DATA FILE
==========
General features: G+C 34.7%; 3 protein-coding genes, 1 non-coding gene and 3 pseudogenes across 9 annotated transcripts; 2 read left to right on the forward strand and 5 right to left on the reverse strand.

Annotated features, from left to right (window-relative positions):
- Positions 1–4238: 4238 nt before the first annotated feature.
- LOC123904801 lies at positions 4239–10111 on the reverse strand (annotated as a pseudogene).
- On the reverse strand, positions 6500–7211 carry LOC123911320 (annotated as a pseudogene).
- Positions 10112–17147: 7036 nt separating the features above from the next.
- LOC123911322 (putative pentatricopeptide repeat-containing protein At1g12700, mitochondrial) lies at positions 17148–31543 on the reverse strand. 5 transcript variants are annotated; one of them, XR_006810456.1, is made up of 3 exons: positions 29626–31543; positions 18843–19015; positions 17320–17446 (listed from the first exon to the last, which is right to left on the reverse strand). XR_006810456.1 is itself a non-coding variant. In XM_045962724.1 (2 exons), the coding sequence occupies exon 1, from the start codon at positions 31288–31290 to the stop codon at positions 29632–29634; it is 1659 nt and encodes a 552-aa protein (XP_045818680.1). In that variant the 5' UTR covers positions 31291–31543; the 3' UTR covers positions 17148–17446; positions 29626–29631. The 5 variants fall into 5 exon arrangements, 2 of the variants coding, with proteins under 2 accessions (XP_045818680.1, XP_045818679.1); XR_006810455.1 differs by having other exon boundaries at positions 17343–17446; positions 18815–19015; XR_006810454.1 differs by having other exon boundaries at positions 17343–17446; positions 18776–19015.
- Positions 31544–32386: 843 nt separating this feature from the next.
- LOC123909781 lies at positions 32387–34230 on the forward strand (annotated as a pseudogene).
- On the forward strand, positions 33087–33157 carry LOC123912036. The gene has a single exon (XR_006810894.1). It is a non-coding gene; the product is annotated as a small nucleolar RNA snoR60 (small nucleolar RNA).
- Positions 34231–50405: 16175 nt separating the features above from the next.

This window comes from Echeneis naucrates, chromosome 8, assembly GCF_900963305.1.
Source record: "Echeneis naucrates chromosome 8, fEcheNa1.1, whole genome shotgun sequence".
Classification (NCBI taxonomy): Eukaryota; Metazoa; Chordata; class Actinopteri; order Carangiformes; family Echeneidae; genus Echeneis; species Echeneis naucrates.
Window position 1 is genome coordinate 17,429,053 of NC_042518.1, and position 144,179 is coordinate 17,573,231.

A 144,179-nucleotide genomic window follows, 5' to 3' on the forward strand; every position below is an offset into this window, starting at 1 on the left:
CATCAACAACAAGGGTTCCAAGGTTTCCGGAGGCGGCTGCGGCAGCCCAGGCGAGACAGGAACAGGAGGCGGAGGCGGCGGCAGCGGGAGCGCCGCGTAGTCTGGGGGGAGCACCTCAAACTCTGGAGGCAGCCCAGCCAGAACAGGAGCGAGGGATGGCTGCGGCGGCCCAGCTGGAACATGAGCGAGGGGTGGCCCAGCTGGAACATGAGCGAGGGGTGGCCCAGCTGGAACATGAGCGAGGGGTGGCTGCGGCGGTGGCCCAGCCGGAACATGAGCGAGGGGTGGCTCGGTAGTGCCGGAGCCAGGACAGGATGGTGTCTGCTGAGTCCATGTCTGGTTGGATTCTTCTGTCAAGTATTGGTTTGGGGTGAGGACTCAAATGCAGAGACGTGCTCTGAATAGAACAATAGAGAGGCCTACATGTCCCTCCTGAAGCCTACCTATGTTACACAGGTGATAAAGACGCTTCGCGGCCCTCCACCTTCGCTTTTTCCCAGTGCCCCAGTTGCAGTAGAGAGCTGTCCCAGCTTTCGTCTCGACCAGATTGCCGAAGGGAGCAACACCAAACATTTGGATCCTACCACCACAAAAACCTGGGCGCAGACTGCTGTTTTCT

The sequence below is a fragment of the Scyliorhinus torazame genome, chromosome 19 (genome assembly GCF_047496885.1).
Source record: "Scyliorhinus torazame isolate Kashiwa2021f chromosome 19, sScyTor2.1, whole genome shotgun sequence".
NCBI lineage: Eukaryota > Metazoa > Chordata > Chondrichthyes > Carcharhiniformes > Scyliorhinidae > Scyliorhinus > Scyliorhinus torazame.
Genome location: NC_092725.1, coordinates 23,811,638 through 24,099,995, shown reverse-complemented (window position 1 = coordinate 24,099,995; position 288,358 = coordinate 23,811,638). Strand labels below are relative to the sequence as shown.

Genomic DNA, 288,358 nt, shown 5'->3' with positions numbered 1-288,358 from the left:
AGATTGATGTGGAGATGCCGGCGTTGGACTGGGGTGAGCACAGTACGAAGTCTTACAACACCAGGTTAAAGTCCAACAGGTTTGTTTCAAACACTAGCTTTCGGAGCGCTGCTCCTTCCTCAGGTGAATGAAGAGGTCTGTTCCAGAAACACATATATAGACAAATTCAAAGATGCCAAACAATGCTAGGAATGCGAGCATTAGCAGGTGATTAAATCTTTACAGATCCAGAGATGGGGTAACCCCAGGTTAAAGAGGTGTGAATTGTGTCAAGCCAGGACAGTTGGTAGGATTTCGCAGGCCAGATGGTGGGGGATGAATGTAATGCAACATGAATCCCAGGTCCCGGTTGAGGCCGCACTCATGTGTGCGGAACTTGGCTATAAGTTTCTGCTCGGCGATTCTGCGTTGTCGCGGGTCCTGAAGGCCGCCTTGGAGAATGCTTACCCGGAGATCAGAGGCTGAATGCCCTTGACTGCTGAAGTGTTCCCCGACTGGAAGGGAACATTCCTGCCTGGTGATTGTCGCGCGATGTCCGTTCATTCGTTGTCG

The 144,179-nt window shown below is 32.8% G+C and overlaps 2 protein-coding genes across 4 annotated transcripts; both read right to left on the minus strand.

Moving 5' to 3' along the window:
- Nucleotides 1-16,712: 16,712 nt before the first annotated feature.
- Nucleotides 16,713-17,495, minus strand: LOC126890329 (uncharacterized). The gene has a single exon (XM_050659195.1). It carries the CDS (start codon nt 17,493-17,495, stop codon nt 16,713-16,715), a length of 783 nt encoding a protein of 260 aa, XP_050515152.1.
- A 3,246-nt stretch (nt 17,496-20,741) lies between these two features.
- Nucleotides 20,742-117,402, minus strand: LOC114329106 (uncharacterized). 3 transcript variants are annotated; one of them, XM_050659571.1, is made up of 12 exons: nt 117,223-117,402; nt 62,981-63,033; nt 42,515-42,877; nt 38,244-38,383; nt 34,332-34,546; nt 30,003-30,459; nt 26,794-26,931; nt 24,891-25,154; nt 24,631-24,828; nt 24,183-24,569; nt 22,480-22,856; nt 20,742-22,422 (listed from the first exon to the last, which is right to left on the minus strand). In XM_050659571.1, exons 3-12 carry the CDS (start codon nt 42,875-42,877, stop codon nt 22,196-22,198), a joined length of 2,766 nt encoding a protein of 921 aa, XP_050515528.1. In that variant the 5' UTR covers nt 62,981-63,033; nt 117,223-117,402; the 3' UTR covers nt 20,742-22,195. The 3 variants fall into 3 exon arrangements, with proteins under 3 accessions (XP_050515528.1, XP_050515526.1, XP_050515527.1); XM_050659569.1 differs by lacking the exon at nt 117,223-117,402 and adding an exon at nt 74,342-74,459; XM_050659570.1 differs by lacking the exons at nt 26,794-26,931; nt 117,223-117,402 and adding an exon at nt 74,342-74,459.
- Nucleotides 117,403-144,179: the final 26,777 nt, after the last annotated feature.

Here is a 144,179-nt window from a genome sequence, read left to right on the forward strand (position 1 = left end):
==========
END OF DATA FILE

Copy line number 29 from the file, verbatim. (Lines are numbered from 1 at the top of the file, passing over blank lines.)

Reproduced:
- Nucleotides 20,742-117,402, minus strand: LOC114329106 (uncharacterized). 3 transcript variants are annotated; one of them, XM_050659571.1, is made up of 12 exons: nt 117,223-117,402; nt 62,981-63,033; nt 42,515-42,877; nt 38,244-38,383; nt 34,332-34,546; nt 30,003-30,459; nt 26,794-26,931; nt 24,891-25,154; nt 24,631-24,828; nt 24,183-24,569; nt 22,480-22,856; nt 20,742-22,422 (listed from the first exon to the last, which is right to left on the minus strand). In XM_050659571.1, exons 3-12 carry the CDS (start codon nt 42,875-42,877, stop codon nt 22,196-22,198), a joined length of 2,766 nt encoding a protein of 921 aa, XP_050515528.1. In that variant the 5' UTR covers nt 62,981-63,033; nt 117,223-117,402; the 3' UTR covers nt 20,742-22,195. The 3 variants fall into 3 exon arrangements, with proteins under 3 accessions (XP_050515528.1, XP_050515526.1, XP_050515527.1); XM_050659569.1 differs by lacking the exon at nt 117,223-117,402 and adding an exon at nt 74,342-74,459; XM_050659570.1 differs by lacking the exons at nt 26,794-26,931; nt 117,223-117,402 and adding an exon at nt 74,342-74,459.